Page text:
Business

BT loses TV rights for 'ultimate fighting' and NBA basketball

Mike Perry vs Paul Felder in a UFC match Image copyright Getty Images
Image caption BT will continue to broadcast UFC until 3 December

BT is understood to have lost the rights to broadcast NBA basketball and UFC ultimate fighting after walking away from a bidding contest.

"We won't bid any more than the rights are worth to us," a spokesperson for the telecoms giant told the BBC.

The move comes weeks after BT lost the rights to Italian Serie A football.

The firm spends around £1bn a year on sports rights, such as Premier League and Champions League football, a sum which some investors have criticised.

BT's sports channels will continue to show NBA Basketball until the end of October and UFC until 3 December.

The loss means BT's sport channels will show fewer popular sports, but the firm's spokesperson said it was focusing on gaining more subscribers for its offering as well as "investing in more broadcast innovations."

They said the firm had "long-term deals in place for our core content" including "great football, rugby and boxing next season".

Marc Allera, head of BT Consumer, told the Financial Times that the strategy for BT Sport - which launched five years ago - had moved on from its initial "emotionally driven start-up mentality".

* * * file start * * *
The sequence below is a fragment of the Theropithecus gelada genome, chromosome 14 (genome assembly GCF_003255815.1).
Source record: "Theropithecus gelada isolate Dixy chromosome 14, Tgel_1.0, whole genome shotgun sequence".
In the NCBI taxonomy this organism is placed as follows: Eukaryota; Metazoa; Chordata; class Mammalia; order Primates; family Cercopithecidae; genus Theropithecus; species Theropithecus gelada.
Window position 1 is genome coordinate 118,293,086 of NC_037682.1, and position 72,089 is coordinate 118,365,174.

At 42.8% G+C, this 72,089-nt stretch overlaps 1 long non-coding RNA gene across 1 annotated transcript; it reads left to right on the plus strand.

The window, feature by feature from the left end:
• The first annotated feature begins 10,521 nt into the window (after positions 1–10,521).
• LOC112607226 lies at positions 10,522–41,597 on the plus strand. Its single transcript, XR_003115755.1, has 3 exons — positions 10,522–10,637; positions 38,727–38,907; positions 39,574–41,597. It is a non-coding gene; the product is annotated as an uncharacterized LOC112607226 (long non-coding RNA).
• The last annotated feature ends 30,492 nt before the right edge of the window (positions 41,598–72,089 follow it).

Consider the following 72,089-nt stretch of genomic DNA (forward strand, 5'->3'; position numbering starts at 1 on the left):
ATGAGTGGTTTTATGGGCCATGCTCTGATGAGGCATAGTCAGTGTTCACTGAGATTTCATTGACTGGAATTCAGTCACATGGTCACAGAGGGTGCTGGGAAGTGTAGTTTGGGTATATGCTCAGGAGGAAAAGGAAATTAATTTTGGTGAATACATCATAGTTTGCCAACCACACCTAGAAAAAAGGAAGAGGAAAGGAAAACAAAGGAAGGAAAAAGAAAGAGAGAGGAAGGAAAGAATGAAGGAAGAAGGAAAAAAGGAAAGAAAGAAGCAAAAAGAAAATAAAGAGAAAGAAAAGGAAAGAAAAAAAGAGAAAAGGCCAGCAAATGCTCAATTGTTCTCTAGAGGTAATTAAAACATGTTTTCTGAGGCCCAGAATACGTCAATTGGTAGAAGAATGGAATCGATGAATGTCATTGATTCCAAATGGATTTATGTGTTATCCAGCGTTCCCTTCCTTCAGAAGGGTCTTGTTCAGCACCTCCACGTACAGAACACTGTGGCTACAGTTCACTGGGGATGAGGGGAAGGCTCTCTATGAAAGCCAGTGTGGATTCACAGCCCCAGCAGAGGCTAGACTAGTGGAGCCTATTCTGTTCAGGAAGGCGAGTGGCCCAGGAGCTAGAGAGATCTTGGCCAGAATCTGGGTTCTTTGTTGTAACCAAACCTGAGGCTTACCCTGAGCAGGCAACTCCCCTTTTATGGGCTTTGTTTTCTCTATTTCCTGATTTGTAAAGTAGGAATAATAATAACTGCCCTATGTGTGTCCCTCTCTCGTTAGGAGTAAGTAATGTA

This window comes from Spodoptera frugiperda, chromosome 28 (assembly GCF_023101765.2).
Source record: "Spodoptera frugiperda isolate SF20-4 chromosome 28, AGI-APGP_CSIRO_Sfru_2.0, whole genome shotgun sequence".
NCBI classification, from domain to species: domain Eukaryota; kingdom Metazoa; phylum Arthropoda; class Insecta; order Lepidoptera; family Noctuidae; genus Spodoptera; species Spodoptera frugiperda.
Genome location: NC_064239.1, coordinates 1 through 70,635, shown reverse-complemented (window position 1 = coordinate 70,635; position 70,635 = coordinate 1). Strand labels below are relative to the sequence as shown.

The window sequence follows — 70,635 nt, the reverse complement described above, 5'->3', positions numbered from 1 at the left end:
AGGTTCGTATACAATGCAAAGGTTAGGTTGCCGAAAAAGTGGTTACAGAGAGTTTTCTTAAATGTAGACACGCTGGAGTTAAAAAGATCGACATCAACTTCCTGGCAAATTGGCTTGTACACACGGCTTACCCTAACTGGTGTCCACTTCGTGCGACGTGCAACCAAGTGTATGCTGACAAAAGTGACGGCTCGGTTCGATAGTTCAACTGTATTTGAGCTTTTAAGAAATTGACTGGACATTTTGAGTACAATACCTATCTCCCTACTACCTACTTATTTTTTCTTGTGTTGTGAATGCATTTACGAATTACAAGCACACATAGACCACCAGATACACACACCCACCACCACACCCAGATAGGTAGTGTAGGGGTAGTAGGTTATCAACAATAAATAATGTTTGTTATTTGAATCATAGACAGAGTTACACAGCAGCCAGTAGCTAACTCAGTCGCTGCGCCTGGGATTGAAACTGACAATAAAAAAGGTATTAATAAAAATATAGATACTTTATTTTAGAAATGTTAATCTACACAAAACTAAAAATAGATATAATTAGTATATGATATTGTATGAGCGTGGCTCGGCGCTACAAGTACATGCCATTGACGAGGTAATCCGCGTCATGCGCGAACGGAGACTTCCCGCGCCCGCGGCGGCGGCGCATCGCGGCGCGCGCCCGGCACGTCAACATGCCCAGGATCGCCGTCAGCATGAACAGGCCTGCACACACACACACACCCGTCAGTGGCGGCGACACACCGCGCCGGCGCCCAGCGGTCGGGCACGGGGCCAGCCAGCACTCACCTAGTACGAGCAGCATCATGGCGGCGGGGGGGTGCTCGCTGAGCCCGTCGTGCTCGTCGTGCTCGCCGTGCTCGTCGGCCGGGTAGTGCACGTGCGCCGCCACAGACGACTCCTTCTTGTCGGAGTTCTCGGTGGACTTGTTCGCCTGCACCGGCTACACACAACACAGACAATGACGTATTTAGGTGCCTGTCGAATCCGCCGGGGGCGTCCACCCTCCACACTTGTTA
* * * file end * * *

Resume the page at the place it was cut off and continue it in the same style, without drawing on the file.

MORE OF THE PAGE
"It's like a big football club in the transfer window. If a striker is worth £50m I won't pay £70m for him. At the wrong price, everything is expendable," he said.

Image copyright Reuters
Image caption Mr Patterson led BT for 5 years before stepping down last month

Shareholders have been agitated for some time about the cost and direction of BT Sport, something which in part led to the departure of chief executive Gavin Patterson last month.

Mr Patterson led BT for five years and under his direction the firm established itself as a major sports broadcaster, with the rights to screen a significant number of Premier League games.

But the firm was criticised for spending money in this way, and not on improving both the breadth and speed of its broadband coverage.

Last month, Neil Wilson, chief market analyst for Markets.com, said BT's "expensive move into football rights was a mistake", because it had failed to lead to a rise in new subscribers for the firm's TV offering.

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